“Good morning, dear.” I wonder what the reaction was to those very first words spoken on As The World Turns by Helen Wagner that afternoon in 1956. Did the handful of housewives blessed to have a television on look up to see what was on the screen? Could they have known that the series would last more than 50 years?
As The World Turns is, for the moment, the longest continuously running television soap opera in the world. That will end September 17th - and the BBC’s Coronation Street will take up the crown, so to speak. Many have wondered if Wagner would speak the last words of the series -- but she passed away this May and her character, Nancy Hughes, was announced as having died in her sleep on the show.
It was also the first of the half-hour serials; before ATWT all soaps were 15 minutes in length, and the show premiered just three hours before the second one, The Edge of Night. It would eventually go to a full hour in the 70s. The continuing story of the Hughes’ and the Snyders in Oakdale captured the hearts of thousands of fans.
The end of the soap, though, is just another symptom of change in the way we live, how we’ve changed as a viewing nation. My mother recalled to me how the first notes of a certain soap opera theme meant naptime -- for the next two hours, my maternal grandmother would be taken away to Another World (or As The World Turns, in this case) and leave behind the drudgery of housewife life. The whole day was structured around those soap operas -- when to do the washing, when to serve lunch, when to put the smaller children down for a nap.
A friend of mine related being shooed out of the house each day at 12:30 to go play in the summer heat, not to return until a favorite serial was over. He told me how it was essential he not bother his mother until after the soaps were over; the rule of thumb was not to fetch her for any reason unless he was bleeding more than a Band-Aid would hold in a few minutes.
My mom was a working mom, and I never really saw her get into daytime soaps (nighttime soaps were another matter -- I recall quite clearly how nonplussed she was that my brother Zack decided to alert her he was on the way in the middle of Dallas) but my paternal grandmother was quite devoted to Days Of Our Lives on the other network. When I was in her home, it was quiet time, and I’d better play quietly with my Lite-Brite and not make a peep.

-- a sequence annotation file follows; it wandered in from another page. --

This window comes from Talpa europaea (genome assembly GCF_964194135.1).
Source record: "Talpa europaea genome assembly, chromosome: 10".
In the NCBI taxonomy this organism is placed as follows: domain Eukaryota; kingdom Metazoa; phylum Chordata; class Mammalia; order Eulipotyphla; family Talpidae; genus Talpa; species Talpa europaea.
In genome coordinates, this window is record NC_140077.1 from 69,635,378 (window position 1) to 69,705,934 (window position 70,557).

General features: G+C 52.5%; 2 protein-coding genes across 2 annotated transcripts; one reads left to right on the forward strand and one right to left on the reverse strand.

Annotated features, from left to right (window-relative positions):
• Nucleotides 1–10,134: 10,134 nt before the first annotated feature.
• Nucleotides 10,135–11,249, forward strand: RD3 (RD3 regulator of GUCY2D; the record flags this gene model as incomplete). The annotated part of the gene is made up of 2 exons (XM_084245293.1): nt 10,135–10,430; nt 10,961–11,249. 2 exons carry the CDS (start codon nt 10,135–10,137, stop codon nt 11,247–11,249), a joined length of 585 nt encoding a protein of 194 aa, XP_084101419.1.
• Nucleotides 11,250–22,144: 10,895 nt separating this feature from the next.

I didn’t understand the allure when I was small -- the drama didn’t have much to do with an Arkansas girl growing up in the big city. But I did get hooked in the summer of 1987. I watched as I rode a stationary bike, eager to be more fit when I returned to school in the fall. I watched KARK -- first the news at noon and then Alice and then Days. Perhaps I was not meant to be a soap opera viewer; that was the summer of the Ollie North hearings and several times a week the soaps would be pre-empted by testimony from Capitol Hill. After that, I stopped trying to catch the stories.
With our on-demand, video on request sort of world, few have the time to carve out that hour each day. It’s not just soap operas -- I saw audiences erode from our broadcasts over my 12 years in television news. Who has time anymore to wait for a show when there are so many other ways to be entertained?
Guiding Light went out last September. Once As The World Turns ends, there will be just six daytime soap operas on the Big Three networks, half of what was on in 1990. Are we the generation that will see the end of the daytime soap? Will we be the ones who finally hear those last words -- “good night, dear?”